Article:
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Canadian Journal of Cardiology

SEX-RELATED DIFFERENCES AND THE INFLUENCE OF PREGNANCY ON CARDIAC OUTCOMES IN ADULTS WITH A SYSTEMIC RIGHT VENTRICLE AND BIVENTRICULAR PHYSIOLOGY

      Background

      Transposition of the great arteries (TGA) with a systemic right ventricle (sRV) and biventricular physiology is associated with increased morbidity and mortality. There is a paucity of data regarding sex-related differences in outcomes in the context of a sRV. Moreover, pregnancy has been associated with deterioration of sRV function in short-term post-partum follow-up, but the long-term impact remains largely unknown.

      Methods and Results

      A retrospective cohort study was conducted on 214 adults, age 44.7±12.3 years, with a sRV and biventricular physiology followed for a median of 13 years at an adult congenital heart disease center. No sex-related difference was identified in the prevalence of atrial or ventricular arrhythmias, permanent pacemaker implantation, hospitalization for heart failure, systemic atrio-ventricular valve intervention, heart transplant, or cardiac death. Among the 82 (38.3%) women, age 44.0±12.5 years, 43 (52.4%) had at least one full-term pregnancy. Women had a lower prevalence of moderate to severe sRV dysfunction than men (21% vs 42.6%, p=0.001) despite similar ages. Beta-blockers (p=0.008), furosemide (p=0.012), and mineralocorticoid receptor antagonists (p=0.028) were less frequently prescribed to women than men. Women had fewer implantable cardioverter-defibrillators (ICDs) for primary prevention than men (3.7% vs 13.6%, p=0.016), with no difference in the prevalence of secondary prevention ICDs (1.2% vs 2.3%, p=1). The four women with a prohibitive maternal mortality risk (modified WHO class IV) complied with recommendations to avoid pregnancy. After excluding these 4 women, no differences regarding frequency of adverse cardiac events, age at the time of event, and proportion with moderate or severe sRV dysfunction were observed in women with (N=43) and without (N=35) pregnancies during 14 years of follow-up.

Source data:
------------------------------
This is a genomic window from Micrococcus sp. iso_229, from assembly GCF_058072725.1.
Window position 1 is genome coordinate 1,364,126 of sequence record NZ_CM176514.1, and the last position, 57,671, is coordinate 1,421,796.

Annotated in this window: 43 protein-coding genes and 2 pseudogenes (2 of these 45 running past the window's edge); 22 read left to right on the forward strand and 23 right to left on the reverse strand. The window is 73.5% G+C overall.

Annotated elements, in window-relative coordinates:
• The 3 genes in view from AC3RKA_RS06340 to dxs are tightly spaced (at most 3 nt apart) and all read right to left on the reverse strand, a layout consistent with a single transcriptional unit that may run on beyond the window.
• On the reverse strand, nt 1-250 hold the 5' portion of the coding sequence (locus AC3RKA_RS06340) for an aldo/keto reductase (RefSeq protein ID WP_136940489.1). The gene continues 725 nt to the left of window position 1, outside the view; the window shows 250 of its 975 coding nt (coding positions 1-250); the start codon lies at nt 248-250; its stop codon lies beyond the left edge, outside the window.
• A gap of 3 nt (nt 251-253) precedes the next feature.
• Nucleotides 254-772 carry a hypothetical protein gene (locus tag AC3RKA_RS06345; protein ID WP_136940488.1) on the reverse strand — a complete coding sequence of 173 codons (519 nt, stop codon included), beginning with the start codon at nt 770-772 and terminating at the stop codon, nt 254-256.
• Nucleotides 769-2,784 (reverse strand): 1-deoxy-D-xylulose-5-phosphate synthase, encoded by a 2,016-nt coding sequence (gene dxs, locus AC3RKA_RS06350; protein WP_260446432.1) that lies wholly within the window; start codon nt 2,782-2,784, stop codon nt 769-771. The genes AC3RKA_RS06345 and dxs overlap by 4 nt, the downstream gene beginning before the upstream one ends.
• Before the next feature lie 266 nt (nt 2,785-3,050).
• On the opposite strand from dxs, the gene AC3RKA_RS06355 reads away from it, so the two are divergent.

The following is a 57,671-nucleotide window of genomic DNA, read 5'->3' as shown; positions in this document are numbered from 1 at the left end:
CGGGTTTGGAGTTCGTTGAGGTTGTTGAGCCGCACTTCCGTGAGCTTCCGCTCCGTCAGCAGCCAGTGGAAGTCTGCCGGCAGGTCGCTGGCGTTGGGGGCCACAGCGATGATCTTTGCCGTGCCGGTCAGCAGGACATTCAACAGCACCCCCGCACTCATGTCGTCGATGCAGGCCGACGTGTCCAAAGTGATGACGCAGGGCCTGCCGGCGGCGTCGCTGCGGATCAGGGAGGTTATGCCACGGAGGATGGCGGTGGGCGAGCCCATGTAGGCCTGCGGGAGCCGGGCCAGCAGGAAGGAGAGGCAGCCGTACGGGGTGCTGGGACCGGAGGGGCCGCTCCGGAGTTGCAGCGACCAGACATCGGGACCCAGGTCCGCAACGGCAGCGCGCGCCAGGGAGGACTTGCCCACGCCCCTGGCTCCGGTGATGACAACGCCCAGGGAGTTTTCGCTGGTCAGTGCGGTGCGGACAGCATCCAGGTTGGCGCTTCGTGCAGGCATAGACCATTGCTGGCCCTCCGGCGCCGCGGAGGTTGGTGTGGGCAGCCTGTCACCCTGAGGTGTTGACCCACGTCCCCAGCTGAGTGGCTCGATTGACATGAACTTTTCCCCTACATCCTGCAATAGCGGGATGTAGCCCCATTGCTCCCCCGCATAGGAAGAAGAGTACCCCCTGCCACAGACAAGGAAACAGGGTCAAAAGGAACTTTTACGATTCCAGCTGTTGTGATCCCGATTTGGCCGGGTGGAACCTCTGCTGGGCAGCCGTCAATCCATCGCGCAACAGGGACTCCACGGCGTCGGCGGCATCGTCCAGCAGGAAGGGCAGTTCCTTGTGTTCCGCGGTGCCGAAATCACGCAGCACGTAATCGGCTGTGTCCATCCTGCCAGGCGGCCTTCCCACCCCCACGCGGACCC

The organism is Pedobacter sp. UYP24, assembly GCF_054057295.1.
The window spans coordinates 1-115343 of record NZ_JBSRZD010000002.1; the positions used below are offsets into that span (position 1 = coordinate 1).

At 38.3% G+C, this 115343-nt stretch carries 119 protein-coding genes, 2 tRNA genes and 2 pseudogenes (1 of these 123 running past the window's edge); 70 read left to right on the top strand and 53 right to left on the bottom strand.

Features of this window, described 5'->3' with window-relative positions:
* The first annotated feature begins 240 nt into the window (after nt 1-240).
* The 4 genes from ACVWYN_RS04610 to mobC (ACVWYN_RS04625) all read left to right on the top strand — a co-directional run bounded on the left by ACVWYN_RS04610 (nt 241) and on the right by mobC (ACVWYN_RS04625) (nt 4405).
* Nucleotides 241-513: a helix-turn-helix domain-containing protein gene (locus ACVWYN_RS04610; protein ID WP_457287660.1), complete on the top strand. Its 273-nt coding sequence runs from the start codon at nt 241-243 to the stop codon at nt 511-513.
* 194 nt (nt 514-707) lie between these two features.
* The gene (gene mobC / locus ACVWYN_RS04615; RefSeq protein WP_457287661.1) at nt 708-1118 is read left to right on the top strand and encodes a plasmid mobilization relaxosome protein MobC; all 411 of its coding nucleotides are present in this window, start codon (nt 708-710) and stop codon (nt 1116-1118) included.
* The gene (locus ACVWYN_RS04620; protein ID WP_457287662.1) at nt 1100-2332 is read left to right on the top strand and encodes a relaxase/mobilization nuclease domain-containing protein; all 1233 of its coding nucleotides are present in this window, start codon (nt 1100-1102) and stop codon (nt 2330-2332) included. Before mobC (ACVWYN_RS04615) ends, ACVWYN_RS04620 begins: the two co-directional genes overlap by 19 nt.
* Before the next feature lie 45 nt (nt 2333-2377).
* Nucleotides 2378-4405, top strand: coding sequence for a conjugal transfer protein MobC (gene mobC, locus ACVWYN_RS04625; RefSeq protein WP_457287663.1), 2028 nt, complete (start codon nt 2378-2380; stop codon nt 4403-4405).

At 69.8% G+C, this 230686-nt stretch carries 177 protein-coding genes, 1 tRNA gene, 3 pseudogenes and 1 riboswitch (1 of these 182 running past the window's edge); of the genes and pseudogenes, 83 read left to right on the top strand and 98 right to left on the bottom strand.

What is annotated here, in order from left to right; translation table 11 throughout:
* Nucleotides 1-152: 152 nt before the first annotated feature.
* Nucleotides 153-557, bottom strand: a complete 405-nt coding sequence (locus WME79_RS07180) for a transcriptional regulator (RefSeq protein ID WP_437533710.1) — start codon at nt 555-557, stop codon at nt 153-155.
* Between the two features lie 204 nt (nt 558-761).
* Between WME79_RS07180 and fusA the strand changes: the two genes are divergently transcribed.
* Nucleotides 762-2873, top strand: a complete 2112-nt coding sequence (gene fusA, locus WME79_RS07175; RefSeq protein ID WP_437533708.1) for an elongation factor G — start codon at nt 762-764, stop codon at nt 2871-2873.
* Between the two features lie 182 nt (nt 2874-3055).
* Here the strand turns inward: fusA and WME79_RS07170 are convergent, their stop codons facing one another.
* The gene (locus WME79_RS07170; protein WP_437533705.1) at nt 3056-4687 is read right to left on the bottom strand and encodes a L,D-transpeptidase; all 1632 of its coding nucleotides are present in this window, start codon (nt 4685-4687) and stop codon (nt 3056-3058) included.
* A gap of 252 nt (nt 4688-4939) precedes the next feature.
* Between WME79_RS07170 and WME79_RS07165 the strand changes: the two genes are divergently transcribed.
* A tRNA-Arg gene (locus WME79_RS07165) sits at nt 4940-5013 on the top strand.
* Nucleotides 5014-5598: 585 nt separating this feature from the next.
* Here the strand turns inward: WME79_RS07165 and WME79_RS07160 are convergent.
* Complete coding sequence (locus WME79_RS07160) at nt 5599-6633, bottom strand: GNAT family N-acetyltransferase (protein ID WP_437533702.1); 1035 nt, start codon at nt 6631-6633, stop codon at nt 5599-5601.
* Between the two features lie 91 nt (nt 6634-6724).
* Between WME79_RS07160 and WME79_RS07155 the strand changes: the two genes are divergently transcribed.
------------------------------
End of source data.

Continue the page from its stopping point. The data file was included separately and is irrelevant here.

Conclusion

      Women with TGA and a sRV had a lower prevalence of moderate to severe systemic ventricular dysfunction than men, along with a lower proportion of primary prevention ICDs. Following risk assessment and counselling with contraindication of pregnancy in the highest risk subgroup, pregnancy had no impact on long-term cardiac outcomes. Further mechanistic studies are required to elucidate sex-related differences, including the influence of hormonal factors on sRV function.